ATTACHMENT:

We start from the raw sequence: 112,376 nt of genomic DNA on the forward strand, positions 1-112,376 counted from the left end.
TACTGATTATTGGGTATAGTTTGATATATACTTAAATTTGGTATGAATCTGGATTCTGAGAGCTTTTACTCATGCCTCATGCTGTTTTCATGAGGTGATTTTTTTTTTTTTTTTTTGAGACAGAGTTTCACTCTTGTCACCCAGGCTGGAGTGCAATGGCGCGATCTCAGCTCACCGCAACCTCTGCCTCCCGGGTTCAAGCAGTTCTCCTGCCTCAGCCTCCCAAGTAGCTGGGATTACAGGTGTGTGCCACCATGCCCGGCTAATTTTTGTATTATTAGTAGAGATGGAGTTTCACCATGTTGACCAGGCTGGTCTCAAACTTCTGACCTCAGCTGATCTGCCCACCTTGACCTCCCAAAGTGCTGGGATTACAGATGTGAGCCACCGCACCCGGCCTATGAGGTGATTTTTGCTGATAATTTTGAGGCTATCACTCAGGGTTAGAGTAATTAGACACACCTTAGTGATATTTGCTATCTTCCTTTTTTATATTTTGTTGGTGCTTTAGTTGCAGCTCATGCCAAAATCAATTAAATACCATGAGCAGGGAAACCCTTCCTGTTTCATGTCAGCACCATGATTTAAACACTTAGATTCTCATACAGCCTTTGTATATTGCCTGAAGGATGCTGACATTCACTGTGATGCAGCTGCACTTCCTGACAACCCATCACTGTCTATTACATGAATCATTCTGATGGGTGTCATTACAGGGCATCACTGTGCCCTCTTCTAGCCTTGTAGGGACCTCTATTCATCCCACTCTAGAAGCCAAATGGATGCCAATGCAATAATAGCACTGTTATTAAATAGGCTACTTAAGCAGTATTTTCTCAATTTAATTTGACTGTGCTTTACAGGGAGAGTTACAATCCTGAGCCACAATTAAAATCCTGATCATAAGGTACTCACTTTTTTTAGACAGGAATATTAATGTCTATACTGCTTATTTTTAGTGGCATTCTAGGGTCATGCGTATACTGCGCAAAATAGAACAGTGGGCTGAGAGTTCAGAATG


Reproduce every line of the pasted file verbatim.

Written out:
We start from the raw sequence: 112,376 nt of genomic DNA on the forward strand, positions 1-112,376 counted from the left end.
TACTGATTATTGGGTATAGTTTGATATATACTTAAATTTGGTATGAATCTGGATTCTGAGAGCTTTTACTCATGCCTCATGCTGTTTTCATGAGGTGATTTTTTTTTTTTTTTTTTGAGACAGAGTTTCACTCTTGTCACCCAGGCTGGAGTGCAATGGCGCGATCTCAGCTCACCGCAACCTCTGCCTCCCGGGTTCAAGCAGTTCTCCTGCCTCAGCCTCCCAAGTAGCTGGGATTACAGGTGTGTGCCACCATGCCCGGCTAATTTTTGTATTATTAGTAGAGATGGAGTTTCACCATGTTGACCAGGCTGGTCTCAAACTTCTGACCTCAGCTGATCTGCCCACCTTGACCTCCCAAAGTGCTGGGATTACAGATGTGAGCCACCGCACCCGGCCTATGAGGTGATTTTTGCTGATAATTTTGAGGCTATCACTCAGGGTTAGAGTAATTAGACACACCTTAGTGATATTTGCTATCTTCCTTTTTTATATTTTGTTGGTGCTTTAGTTGCAGCTCATGCCAAAATCAATTAAATACCATGAGCAGGGAAACCCTTCCTGTTTCATGTCAGCACCATGATTTAAACACTTAGATTCTCATACAGCCTTTGTATATTGCCTGAAGGATGCTGACATTCACTGTGATGCAGCTGCACTTCCTGACAACCCATCACTGTCTATTACATGAATCATTCTGATGGGTGTCATTACAGGGCATCACTGTGCCCTCTTCTAGCCTTGTAGGGACCTCTATTCATCCCACTCTAGAAGCCAAATGGATGCCAATGCAATAATAGCACTGTTATTAAATAGGCTACTTAAGCAGTATTTTCTCAATTTAATTTGACTGTGCTTTACAGGGAGAGTTACAATCCTGAGCCACAATTAAAATCCTGATCATAAGGTACTCACTTTTTTTAGACAGGAATATTAATGTCTATACTGCTTATTTTTAGTGGCATTCTAGGGTCATGCGTATACTGCGCAAAATAGAACAGTGGGCTGAGAGTTCAGAATG